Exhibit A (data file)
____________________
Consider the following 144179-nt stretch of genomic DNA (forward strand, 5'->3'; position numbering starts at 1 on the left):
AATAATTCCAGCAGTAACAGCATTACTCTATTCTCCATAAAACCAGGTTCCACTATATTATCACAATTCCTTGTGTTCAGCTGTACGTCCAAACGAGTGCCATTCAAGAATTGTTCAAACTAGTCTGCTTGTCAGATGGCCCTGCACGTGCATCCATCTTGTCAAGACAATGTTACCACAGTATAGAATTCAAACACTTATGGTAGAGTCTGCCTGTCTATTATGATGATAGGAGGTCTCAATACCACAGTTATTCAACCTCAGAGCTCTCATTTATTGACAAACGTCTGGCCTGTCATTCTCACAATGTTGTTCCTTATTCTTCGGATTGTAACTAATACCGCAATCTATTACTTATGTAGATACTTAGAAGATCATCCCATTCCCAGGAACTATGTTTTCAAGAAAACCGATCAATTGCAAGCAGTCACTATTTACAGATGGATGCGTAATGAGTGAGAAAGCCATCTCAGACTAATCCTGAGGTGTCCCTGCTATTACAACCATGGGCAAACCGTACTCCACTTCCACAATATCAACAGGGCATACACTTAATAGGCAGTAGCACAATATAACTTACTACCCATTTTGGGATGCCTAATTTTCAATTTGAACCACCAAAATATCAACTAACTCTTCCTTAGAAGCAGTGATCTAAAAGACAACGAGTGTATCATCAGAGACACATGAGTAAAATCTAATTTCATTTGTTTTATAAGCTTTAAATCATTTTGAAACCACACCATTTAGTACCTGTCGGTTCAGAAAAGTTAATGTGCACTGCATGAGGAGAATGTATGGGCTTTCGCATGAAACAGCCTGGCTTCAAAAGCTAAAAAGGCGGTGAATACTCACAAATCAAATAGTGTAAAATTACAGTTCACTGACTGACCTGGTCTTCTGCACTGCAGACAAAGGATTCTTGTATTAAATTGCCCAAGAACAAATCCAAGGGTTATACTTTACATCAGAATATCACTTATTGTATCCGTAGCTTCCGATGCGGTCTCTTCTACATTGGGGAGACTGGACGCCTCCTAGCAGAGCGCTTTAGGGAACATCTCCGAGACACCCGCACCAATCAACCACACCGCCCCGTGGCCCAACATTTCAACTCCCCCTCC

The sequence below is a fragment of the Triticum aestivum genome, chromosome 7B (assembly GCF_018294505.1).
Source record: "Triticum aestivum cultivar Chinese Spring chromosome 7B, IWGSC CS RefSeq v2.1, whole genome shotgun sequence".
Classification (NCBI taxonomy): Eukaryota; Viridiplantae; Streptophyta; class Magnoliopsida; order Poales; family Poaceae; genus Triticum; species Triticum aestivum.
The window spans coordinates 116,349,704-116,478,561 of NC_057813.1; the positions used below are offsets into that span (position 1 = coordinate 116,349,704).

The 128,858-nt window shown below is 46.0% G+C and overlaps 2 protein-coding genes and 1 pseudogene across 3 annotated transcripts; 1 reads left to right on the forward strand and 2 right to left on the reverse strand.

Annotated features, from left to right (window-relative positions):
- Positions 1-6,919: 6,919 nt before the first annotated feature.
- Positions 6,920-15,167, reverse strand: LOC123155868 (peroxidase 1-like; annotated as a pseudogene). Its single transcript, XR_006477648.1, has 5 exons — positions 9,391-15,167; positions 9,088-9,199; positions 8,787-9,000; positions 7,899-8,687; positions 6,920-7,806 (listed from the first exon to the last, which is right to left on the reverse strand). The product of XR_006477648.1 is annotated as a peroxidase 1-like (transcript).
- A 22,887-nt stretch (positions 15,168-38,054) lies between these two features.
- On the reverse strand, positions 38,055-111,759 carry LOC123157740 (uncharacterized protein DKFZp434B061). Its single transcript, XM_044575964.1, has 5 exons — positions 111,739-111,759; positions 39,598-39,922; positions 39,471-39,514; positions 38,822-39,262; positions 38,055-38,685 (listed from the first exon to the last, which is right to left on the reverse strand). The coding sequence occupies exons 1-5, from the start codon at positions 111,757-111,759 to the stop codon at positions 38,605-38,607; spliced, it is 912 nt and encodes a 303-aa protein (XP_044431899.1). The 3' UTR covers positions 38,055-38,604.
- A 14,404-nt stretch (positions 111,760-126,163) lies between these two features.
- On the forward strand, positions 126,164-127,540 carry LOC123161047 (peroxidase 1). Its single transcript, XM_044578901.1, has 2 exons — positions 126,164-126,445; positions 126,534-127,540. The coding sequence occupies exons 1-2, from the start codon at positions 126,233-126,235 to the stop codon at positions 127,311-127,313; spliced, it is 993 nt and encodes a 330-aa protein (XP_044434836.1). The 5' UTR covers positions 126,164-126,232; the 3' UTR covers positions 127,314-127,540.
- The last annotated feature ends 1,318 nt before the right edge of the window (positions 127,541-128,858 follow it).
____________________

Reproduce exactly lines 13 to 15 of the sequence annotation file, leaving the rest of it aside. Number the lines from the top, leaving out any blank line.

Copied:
- A 14,404-nt stretch (positions 111,760-126,163) lies between these two features.
- On the forward strand, positions 126,164-127,540 carry LOC123161047 (peroxidase 1). Its single transcript, XM_044578901.1, has 2 exons — positions 126,164-126,445; positions 126,534-127,540. The coding sequence occupies exons 1-2, from the start codon at positions 126,233-126,235 to the stop codon at positions 127,311-127,313; spliced, it is 993 nt and encodes a 330-aa protein (XP_044434836.1). The 5' UTR covers positions 126,164-126,232; the 3' UTR covers positions 127,314-127,540.
- The last annotated feature ends 1,318 nt before the right edge of the window (positions 127,541-128,858 follow it).